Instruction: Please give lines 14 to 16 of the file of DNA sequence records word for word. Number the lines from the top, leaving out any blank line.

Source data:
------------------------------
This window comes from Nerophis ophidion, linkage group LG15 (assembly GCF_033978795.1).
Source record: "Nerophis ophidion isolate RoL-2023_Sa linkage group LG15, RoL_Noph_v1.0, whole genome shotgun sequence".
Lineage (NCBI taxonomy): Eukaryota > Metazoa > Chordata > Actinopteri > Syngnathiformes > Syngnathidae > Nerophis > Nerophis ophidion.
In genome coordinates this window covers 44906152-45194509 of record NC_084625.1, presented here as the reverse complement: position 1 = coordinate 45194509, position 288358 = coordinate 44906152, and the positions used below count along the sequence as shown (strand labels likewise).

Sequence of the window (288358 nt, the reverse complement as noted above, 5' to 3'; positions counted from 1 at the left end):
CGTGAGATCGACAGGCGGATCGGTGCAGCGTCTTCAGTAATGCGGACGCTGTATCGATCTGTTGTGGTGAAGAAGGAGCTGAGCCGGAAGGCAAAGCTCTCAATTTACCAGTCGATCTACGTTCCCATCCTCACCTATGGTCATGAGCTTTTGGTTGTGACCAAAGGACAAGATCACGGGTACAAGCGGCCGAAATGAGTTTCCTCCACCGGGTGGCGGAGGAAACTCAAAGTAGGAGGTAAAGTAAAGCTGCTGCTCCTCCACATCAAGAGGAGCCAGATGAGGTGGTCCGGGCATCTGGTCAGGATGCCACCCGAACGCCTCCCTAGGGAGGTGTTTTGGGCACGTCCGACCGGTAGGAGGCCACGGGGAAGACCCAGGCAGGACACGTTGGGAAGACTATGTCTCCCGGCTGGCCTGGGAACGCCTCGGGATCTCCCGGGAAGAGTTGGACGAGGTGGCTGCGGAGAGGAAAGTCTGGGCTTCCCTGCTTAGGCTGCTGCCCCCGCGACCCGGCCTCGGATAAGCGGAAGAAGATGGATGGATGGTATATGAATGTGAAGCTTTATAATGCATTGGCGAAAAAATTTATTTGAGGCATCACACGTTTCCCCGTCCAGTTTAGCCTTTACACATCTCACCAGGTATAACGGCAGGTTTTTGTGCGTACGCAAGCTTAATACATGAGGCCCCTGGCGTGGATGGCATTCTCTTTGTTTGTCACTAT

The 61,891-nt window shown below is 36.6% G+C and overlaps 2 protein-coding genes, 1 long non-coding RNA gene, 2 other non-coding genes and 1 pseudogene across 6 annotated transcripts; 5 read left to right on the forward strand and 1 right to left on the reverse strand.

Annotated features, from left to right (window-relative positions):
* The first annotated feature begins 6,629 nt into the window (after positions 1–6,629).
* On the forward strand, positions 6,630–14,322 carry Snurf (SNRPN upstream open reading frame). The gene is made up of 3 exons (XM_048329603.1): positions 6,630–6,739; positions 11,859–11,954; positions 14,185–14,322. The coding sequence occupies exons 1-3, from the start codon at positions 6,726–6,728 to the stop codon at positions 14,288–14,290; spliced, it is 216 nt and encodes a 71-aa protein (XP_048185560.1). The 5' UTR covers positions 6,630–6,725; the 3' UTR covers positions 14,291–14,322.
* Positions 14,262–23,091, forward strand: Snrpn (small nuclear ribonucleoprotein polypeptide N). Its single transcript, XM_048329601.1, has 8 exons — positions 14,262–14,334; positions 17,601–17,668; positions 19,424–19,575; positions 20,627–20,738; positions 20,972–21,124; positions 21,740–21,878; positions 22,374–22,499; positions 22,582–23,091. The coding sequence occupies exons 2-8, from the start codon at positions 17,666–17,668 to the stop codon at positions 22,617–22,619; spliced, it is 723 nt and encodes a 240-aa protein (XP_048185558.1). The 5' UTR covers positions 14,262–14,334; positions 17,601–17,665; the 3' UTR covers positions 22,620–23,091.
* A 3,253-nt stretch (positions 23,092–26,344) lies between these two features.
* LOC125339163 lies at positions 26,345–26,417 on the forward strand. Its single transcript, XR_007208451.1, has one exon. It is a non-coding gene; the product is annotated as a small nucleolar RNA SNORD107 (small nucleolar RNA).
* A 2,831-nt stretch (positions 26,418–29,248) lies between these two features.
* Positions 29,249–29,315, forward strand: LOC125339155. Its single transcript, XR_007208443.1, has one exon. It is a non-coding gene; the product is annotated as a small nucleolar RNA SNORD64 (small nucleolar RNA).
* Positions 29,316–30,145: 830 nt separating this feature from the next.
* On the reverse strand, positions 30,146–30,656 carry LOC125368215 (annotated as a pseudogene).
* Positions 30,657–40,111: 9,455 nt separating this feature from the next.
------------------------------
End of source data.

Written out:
* A 2,831-nt stretch (positions 26,418–29,248) lies between these two features.
* Positions 29,249–29,315, forward strand: LOC125339155. Its single transcript, XR_007208443.1, has one exon. It is a non-coding gene; the product is annotated as a small nucleolar RNA SNORD64 (small nucleolar RNA).
* Positions 29,316–30,145: 830 nt separating this feature from the next.